Checks and Balances
Checks and balances are the core of the rule of law and uphold the separation of powers because they ensure accountability. In Australia, the High Court enforces accountability by hearing challenges to the constitutionality of laws and the actions of the executive. It is essential that power of all kinds is controlled – legislative, judicial and executive. Legal processes and mechanisms which promote accountability of government maintain the separation of powers.
The Institute supports processes which maintain checks and balances on government in Australia such as:
- 1) The role of the High Court as the ultimate independent and impartial arbiter of judicial review.
- 2) The accountability of Government Departments, agencies and statutory bodies to the Parliament.
- 3) Fundamental characteristics of laws in terms of the way in which they delegate power, and do not include arbitrary, overly discretionary or retrospective provisions.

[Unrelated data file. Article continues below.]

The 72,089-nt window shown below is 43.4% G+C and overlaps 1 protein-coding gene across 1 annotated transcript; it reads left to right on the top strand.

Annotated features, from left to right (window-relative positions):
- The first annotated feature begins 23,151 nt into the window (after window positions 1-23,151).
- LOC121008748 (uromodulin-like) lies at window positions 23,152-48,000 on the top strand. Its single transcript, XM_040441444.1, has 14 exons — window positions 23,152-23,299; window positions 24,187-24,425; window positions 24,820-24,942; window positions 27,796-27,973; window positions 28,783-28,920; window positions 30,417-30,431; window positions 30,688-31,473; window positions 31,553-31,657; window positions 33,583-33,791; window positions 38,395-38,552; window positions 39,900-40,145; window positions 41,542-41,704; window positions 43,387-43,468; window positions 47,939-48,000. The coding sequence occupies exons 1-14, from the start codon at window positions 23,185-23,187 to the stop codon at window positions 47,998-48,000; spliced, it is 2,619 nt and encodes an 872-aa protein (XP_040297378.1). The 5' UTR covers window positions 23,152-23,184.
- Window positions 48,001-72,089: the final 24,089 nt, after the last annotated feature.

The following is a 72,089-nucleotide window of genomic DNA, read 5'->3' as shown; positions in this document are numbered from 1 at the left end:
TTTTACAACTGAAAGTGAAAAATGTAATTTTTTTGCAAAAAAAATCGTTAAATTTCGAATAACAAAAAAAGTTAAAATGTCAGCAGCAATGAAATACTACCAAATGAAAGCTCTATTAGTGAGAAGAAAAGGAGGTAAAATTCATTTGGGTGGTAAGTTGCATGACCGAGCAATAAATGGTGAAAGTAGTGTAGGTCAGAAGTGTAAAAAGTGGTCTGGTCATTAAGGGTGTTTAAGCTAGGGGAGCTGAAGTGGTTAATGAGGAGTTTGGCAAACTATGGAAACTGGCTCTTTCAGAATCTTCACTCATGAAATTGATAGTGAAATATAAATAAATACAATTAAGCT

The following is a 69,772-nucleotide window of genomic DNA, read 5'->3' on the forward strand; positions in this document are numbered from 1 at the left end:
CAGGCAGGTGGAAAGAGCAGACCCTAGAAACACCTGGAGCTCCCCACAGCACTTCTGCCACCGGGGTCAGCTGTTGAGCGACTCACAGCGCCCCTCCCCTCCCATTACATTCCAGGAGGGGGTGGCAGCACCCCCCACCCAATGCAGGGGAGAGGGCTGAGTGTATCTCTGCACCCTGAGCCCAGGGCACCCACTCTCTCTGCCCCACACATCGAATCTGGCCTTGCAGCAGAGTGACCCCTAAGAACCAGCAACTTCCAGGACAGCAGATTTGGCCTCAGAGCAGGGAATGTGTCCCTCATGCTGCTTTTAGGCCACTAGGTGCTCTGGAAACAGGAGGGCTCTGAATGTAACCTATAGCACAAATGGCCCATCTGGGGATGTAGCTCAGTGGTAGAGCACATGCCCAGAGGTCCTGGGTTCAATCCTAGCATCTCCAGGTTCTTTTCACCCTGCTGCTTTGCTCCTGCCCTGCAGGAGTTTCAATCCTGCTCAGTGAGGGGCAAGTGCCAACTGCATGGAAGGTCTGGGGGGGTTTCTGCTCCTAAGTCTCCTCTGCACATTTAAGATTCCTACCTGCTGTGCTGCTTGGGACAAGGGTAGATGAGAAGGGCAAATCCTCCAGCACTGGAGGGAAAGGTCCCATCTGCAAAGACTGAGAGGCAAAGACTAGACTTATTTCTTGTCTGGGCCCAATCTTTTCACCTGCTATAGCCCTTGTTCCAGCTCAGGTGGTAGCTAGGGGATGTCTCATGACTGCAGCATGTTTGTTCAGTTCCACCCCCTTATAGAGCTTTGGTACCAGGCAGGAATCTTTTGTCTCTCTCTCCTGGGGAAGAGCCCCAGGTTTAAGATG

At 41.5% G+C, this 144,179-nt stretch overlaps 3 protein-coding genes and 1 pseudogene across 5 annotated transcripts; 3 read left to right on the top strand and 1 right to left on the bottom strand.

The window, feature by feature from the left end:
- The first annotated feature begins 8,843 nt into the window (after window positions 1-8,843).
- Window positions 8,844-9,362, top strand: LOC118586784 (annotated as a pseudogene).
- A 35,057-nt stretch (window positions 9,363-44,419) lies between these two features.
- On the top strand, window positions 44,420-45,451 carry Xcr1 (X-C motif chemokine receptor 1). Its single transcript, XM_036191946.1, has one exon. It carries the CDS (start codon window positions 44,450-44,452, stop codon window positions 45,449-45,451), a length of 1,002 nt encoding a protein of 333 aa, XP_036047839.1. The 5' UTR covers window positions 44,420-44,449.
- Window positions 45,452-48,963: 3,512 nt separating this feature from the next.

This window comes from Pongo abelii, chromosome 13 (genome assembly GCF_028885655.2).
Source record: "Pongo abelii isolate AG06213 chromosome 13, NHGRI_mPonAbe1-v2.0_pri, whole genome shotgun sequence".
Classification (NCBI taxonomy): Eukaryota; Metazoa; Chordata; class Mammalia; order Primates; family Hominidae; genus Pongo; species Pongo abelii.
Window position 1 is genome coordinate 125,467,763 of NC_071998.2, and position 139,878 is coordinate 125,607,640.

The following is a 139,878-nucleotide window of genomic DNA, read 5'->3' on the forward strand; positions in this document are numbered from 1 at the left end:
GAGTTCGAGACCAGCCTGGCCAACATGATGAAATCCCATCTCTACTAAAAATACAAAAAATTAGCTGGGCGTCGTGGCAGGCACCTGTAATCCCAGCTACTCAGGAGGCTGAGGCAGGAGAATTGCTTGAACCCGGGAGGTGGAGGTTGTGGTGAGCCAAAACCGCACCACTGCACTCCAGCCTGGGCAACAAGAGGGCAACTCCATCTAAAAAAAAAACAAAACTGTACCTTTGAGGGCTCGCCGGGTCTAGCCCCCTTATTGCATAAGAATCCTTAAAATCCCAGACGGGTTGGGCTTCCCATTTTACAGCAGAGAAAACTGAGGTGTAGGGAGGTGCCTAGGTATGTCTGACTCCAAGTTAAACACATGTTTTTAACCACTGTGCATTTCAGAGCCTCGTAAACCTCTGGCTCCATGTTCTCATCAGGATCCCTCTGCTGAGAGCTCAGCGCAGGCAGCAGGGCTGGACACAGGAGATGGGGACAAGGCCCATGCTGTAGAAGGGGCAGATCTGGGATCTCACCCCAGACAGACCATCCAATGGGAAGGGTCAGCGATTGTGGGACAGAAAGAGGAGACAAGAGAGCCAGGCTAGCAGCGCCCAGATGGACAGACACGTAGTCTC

Accountability and transparency is required of government agencies, especially those with coercive powers, to ensure that they act according to the law and not beyond it. With power comes responsibility, and the need for ongoing review of such power is essential.
Senate Estimates Surveys
- Senate Estimates Survey No.7, survey
- Senate Estimates Survey of ASIC’s Responses to Questions on Notice, survey
- RoLIA Senate Estimates Survey No.6, survey
- RoLIA Senate Estimates Survey No.5, survey
- RoLIA Senate Estimates Survey No. 4, survey
- RoLIA Senate Estimates Survey No. 3, survey
- Senate Estimates Survey No. 2, media release